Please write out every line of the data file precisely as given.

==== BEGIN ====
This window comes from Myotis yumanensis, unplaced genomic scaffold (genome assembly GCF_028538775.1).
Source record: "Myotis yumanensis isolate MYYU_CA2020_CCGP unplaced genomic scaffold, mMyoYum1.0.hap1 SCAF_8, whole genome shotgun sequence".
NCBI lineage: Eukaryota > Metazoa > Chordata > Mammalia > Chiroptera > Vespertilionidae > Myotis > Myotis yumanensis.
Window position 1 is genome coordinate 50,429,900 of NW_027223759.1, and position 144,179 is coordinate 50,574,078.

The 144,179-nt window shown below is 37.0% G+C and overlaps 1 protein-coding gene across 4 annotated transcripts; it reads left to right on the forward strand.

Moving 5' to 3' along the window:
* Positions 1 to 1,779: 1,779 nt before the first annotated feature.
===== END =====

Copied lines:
This window comes from Myotis yumanensis, unplaced genomic scaffold (genome assembly GCF_028538775.1).
Source record: "Myotis yumanensis isolate MYYU_CA2020_CCGP unplaced genomic scaffold, mMyoYum1.0.hap1 SCAF_8, whole genome shotgun sequence".
NCBI lineage: Eukaryota > Metazoa > Chordata > Mammalia > Chiroptera > Vespertilionidae > Myotis > Myotis yumanensis.
Window position 1 is genome coordinate 50,429,900 of NW_027223759.1, and position 144,179 is coordinate 50,574,078.

The 144,179-nt window shown below is 37.0% G+C and overlaps 1 protein-coding gene across 4 annotated transcripts; it reads left to right on the forward strand.

Moving 5' to 3' along the window:
* Positions 1 to 1,779: 1,779 nt before the first annotated feature.